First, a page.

• Energy: Say goodbye to the confusion and overwhelming feelings experienced when deciphering which “beauty” creams you need. Saying farewell to unnecessary anti-aging creams, age-defying creams, eye creams, night creams, neck creams, serums, primers, toners and essences, to name a few can be liberating. “These products, by law, do not and cannot intend to change the structure or function of the skin, nor do they intend to treat or prevent skin disease, or by law, they’d be considered drugs and require premarket FDA approval,” explained Frey. “These products are cosmetics.”
  • Money: Skinimalism saves you money as fewer products are being purchased. If you’re like many people, you might also buy items that don’t work for you and end up going to waste. This isn’t a great deal for your wallet or the environment.
  • Less Irritation Risk: Lower incidence of allergic reactions and irritation can be expected as fewer products are being applied and the skin is exposed to fewer potentially irritating ingredients. This is especially pertinent to those who believe they have sensitive skin. If you have skin conditions like rosacea, acne or dryness, you may not be able to tell what’s causing your condition when you are layering multiple products.

How to start practicing skinimalism

First and most importantly, if you don’t already apply sunscreen to all exposed areas on a daily basis, this is where you want to begin, according to Frey. If the skin appears dry, apply a well-formulated moisturizer twice daily, and your skin will thank you. After that, Frey says you can throw away the non-essentials.

Essential products to use for a minimalist skincare routine

Sunscreen

“Sunscreen is, by far, the most beneficial skincare product on the market today as the majority of skin damage we see is a direct result of the damaging ultraviolet rays of the sun,” says Frey. Skin damage from the sun includes fine wrinkling, dark spots, uneven skin tone and texture, and blood vessel formation. Sunscreen application prevents such damage, prevents wrinkling of the skin, prevents skin discoloration and prevents skin cancer. “A smart sun protection program includes daily, liberal sunscreen application to all exposed skin surfaces, which can be minimized by wearing ultraviolet (UV) protective sunglasses, brimmed hats, and long sleeves. It also includes avoiding the midday sun by seeking shade,” says Frey.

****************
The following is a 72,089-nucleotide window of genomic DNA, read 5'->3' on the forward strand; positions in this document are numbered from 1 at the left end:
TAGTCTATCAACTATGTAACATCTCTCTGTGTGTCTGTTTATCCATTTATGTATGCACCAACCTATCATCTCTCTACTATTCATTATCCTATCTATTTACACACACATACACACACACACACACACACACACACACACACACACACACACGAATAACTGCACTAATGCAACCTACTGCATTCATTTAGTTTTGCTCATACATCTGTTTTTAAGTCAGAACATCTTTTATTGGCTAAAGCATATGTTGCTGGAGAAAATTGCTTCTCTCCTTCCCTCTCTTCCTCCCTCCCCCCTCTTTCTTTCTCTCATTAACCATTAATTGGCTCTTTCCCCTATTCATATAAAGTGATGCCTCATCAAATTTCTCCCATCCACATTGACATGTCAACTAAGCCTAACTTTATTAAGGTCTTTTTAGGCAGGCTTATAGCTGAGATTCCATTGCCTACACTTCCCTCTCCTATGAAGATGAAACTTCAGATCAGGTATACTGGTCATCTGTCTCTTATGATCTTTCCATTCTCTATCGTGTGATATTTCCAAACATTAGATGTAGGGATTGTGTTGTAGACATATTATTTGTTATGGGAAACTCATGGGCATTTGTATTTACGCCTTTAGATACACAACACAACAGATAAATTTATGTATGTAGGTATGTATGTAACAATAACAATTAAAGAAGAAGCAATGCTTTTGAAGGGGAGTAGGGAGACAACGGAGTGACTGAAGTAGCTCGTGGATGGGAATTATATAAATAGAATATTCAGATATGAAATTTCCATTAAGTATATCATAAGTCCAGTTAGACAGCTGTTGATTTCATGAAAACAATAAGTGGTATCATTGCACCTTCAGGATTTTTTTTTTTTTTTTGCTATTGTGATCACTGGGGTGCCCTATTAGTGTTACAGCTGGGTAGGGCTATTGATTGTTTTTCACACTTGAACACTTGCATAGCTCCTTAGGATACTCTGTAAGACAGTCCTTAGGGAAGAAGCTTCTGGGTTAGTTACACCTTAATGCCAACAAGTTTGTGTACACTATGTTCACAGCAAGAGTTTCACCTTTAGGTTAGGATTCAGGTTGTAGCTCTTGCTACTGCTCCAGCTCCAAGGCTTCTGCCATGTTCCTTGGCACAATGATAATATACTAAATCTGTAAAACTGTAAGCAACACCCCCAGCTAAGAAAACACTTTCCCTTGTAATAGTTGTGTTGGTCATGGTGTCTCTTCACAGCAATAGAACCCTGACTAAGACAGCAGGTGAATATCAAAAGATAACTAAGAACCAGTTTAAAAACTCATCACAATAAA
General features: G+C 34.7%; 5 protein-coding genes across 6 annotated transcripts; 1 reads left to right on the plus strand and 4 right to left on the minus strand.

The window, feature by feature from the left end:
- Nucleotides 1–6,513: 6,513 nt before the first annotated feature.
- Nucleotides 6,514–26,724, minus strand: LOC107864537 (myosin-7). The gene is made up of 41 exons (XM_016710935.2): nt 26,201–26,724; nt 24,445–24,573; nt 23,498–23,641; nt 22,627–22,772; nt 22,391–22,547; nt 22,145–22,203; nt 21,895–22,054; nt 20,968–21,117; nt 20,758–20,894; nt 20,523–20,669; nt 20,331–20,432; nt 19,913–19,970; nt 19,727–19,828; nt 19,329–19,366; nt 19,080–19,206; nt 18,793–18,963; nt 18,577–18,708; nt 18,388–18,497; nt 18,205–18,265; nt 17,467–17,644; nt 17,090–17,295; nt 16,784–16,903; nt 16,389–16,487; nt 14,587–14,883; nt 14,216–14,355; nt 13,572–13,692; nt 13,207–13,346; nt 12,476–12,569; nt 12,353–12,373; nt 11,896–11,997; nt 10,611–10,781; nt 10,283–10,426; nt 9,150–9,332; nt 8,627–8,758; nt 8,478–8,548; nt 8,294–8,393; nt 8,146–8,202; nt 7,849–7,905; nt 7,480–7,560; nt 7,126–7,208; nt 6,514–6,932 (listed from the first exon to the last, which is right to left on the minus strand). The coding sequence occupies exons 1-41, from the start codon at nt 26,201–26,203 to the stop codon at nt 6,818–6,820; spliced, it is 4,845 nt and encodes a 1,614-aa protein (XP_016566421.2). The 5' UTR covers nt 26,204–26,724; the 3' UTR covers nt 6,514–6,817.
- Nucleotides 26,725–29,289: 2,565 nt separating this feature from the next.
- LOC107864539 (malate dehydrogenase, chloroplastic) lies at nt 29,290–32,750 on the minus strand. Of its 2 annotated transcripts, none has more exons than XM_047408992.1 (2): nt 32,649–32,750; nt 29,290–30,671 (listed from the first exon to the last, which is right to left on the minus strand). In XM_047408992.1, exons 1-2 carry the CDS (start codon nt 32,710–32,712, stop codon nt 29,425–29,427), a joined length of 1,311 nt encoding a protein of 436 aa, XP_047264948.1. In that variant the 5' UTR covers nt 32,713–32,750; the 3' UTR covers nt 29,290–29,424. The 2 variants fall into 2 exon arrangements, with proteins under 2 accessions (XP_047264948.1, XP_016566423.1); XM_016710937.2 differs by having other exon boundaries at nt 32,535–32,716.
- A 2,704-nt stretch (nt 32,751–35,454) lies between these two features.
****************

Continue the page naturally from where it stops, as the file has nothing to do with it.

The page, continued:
A well-formulated moisturizer

If the skin is dry, a well-formulated moisturizer is essential, according to Frey. Skin is an organ that performs a vital function. As the direct barrier to the environment, skin protects us from microorganisms, allergens, and even the sun’s damaging UV rays. “The skin not only looks its best but functions optimally when it is adequately hydrated. So if the skin is dry, and you’ll know it’s dry because you'll see scales or flakes, apply a well-formulated moisturizer twice daily,” recommends Frey. Well-formulated moisturizers do not have to be expensive. As a matter of fact, Frey says there is no correlation between the cost of a moisturizer and how well it works. Over-the-counter, affordable moisturizers can be just as effective as expensive and prescription creams, even for dry skin, according to research published in the Journal of Drugs in Dermatology and The South African Medical Journal.

Cleanser

Having a mild soap-free cleanser available to remove oil-based face makeup, if one desires to wear it, is recommended by Frey, especially if you want to prevent a soiled pillowcase. Daily showering and face washing with cleansers are cultural norms, with little science proving any health benefit for those with healthy skin. Research has shown that even people with acne may have better options than twice daily face washing. Many facial cleansers contain surfactants that remove dirt and oil from the skin but also interact with the skin’s outermost layer, the stratum corneum. This layer is a protective barrier for your skin and produces good oils that, when removed by these surfactants, lead to dryness. “Many women choose to wash their face with water only. I happen to be one of those women,” says Frey.

Lifestyle choices matter for skin health, too

In addition to limiting skincare products to those that have proven to benefit skin health, healthy skin is obtained by making healthy lifestyle choices. “It is not the sexy answer, the easy answer, or the quick fix many individuals look for when it comes to optimal skin appearance. But the fact remains, as an organ, healthy skin parallels a healthy body,” says Frey. Frey recommends a nutritious diet, regular exercise and adequate sleep, and although there is little science proving so, probably a good dose of laughter (it’s the best medicine, after all) if you want to maintain healthy skin.